Re: Casting from a string

James Kanze <>
Fri, 5 Sep 2008 02:28:09 -0700 (PDT)
On Sep 5, 3:33 am, Alexander Dong Back Kim <>

On Sep 5, 1:15 am, James Kanze <> wrote:

The main reason I want to make the "complex" class cast-able
with std::string is I want to convert into a XML file format.
For example,

I'm not sure I understand the abstraction of your class.
Because of the name, I supposed that it was a complex number, in
which case, just about any support for external formats would be
out of place. If it is in fact an XMLComplex, which is used to
map between XML and std::complex, it's a different issue.
Still, conversion is *not* the way C++ handles this problem; you
should define such a class, and then << and >> operators on it.

If I have three instance of the class in a vector or some container

vector<Complex> vComplex;
Complex a, b, c;
a = 10;
b = "100";
c = 0;


SaveToXML(vComplex); // Saving function that generates an XML file


I expect the XML look something like...

    <Complex> "10" </Complex>
    <Complex> "100" </Complex>
    <Compelx> "0" </Complex>

And when you need to support BER, you'll add conversion to a BER
string, and when you need to support XDR, you'll add conversion
to an XDR string, and...

External formats should be separate behavior. You don't want to
mimic the behavior of an existing class (e.g. std::complex) just
to support some particular external format. Conceptually, they
really require some form of double dispatch: to format a value,
you dispatch on the type of the value and a type implementing
the format. In C++, this is usually done by using function or
operator overloading (since the types are normally known
statically anyway, and C++ doesn't support dynamic double
dispatch). Thus, the idiomatic way of supporting this would be
to define an XMLstream, and overload >> and << to input from and
output to this stream. (For input, this might not be the ideal
solution, since XML contains type information that you might
want to exploit dynamically.)

In the case of XML, because the actual stream is text, I'd
probably have the oXMLstream contain a pointer to an
std::ostream, which handled the lower level textual formatting.
So you might end up with functions like:

    template< typename T >
    operator<<( oXMLstream& dest, std::vector< T > const& vect )
        dest.raw() << "<Container>\n" ;
        dest.incrementIndentation() ;
        for ( std::vector< T >::const_iterator iter = vect.begin() ;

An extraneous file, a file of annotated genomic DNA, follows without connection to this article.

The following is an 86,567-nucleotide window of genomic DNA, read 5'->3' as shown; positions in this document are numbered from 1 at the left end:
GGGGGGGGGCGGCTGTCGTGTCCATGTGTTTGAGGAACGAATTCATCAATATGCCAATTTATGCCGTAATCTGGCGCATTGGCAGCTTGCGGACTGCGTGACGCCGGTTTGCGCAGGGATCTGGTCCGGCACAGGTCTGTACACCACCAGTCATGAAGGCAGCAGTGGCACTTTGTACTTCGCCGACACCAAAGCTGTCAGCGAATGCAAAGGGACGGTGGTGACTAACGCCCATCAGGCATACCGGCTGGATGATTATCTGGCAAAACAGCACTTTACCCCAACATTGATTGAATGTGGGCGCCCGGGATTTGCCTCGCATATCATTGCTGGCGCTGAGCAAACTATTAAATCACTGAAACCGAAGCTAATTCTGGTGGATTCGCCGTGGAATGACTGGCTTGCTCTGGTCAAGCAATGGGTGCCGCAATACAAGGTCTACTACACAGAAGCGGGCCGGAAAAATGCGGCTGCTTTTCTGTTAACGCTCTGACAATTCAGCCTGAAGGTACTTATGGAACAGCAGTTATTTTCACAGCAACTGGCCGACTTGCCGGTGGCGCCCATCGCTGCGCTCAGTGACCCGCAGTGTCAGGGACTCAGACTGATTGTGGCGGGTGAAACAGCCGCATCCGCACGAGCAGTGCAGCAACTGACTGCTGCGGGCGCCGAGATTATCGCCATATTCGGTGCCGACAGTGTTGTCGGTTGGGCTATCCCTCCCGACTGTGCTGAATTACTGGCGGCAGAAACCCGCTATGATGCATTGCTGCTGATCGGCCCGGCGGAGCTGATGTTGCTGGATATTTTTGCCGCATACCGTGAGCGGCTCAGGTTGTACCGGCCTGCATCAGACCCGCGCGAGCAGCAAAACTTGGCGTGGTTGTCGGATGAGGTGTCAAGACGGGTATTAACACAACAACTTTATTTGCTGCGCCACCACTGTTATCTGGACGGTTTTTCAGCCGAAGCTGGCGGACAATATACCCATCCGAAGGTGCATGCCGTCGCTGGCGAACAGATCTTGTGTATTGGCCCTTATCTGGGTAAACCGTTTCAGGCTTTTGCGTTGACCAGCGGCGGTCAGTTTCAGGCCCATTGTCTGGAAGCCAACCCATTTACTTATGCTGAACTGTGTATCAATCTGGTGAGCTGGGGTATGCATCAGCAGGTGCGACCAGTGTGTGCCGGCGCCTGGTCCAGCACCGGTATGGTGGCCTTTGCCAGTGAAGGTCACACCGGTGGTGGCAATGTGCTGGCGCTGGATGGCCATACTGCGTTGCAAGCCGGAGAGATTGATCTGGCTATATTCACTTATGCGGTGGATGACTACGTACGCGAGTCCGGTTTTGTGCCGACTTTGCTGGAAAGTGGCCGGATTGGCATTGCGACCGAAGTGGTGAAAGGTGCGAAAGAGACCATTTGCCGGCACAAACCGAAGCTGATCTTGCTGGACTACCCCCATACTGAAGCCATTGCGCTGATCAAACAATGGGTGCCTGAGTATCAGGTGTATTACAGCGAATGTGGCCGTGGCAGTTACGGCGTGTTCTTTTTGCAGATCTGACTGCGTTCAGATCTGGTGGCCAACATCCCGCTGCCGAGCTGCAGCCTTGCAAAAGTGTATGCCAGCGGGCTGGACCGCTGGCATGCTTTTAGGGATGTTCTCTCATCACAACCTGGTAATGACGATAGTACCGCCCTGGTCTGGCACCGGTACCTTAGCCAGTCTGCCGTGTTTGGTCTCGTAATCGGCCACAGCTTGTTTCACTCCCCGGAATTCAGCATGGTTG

iter != vect.end() ;
                ++ iter ) {
            dest << *iter ;
        dest.decrementIndentation() ;
        dest.raw() << "</Container>\n" ;
        return dest ;

    operator<<( oXMLstream& dest, Complex const& obj )
        dest.raw() << "<Complex> " << obj.value << " </Complex>\n" ;
        return dest ;

The constructor of oXMLstream would insert a filtering streambuf
between the ostream and its original streambuf, which takes care
of the indentation, with oXMLstream::incrementIndentation and
oXMLstream::decrementIndentation forwarding to this streambuf.
The destructor, of course, would remove the filtering streambuf.
(For more on filtering streambuf's, see and; the first
should be largely sufficient for what you are doing. And
there's significant code available for them at my site, or in
boost::iostream; enough so that you shouldn't have to write more
than about 10 lines of code to implement the filtering

Note that this technique allows you to output pre-existing
types (although I suspect that most of the time, you'll want to
wrap them anyway, to provide semantic specific entity labels).

In order to do this, in my opinion, std::string compatibility
would be the thing really nice to have for further
string-related operations. I'm sorry if my explanation is not
clear enough. If you think my approach is wrong or you think
there are other approaches for doing this kind of thing,
please feel absolutely free to tell and let me know about
them. =)

Well, first, implicit conversions will cause problems in the
long run. And the C++ idiom for formatting doesn't use
std::string, but std::ostream (which, of course, can be an
std::ostringstream). IMHO, this provides all the chaining you
need, and is a lot more flexible than implicit conversions.

James Kanze (GABI Software)
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